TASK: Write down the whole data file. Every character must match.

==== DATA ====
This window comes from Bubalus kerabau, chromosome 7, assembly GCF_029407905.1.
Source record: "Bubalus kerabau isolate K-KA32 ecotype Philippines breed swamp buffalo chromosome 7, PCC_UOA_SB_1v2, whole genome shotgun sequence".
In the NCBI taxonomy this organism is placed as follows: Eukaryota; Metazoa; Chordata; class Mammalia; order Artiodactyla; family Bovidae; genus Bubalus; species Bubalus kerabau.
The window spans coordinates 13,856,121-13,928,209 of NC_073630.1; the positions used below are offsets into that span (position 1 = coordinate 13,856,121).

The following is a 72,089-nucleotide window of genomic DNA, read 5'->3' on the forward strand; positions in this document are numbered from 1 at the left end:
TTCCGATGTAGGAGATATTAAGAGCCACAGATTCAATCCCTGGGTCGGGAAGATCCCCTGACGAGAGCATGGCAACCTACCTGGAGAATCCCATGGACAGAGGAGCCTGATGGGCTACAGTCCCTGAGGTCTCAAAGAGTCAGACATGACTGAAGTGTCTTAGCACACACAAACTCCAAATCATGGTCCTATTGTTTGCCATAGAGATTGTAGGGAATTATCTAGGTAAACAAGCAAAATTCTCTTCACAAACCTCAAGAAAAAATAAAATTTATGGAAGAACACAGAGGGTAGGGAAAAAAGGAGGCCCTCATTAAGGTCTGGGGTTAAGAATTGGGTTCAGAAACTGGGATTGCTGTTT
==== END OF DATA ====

This window comes from Bubalus kerabau, chromosome 7, assembly GCF_029407905.1.
Source record: "Bubalus kerabau isolate K-KA32 ecotype Philippines breed swamp buffalo chromosome 7, PCC_UOA_SB_1v2, whole genome shotgun sequence".
In the NCBI taxonomy this organism is placed as follows: Eukaryota; Metazoa; Chordata; class Mammalia; order Artiodactyla; family Bovidae; genus Bubalus; species Bubalus kerabau.
The window spans coordinates 13,856,121-13,928,209 of NC_073630.1; the positions used below are offsets into that span (position 1 = coordinate 13,856,121).

The following is a 72,089-nucleotide window of genomic DNA, read 5'->3' on the forward strand; positions in this document are numbered from 1 at the left end:
TTCCGATGTAGGAGATATTAAGAGCCACAGATTCAATCCCTGGGTCGGGAAGATCCCCTGACGAGAGCATGGCAACCTACCTGGAGAATCCCATGGACAGAGGAGCCTGATGGGCTACAGTCCCTGAGGTCTCAAAGAGTCAGACATGACTGAAGTGTCTTAGCACACACAAACTCCAAATCATGGTCCTATTGTTTGCCATAGAGATTGTAGGGAATTATCTAGGTAAACAAGCAAAATTCTCTTCACAAACCTCAAGAAAAAATAAAATTTATGGAAGAACACAGAGGGTAGGGAAAAAAGGAGGCCCTCATTAAGGTCTGGGGTTAAGAATTGGGTTCAGAAACTGGGATTGCTGTTT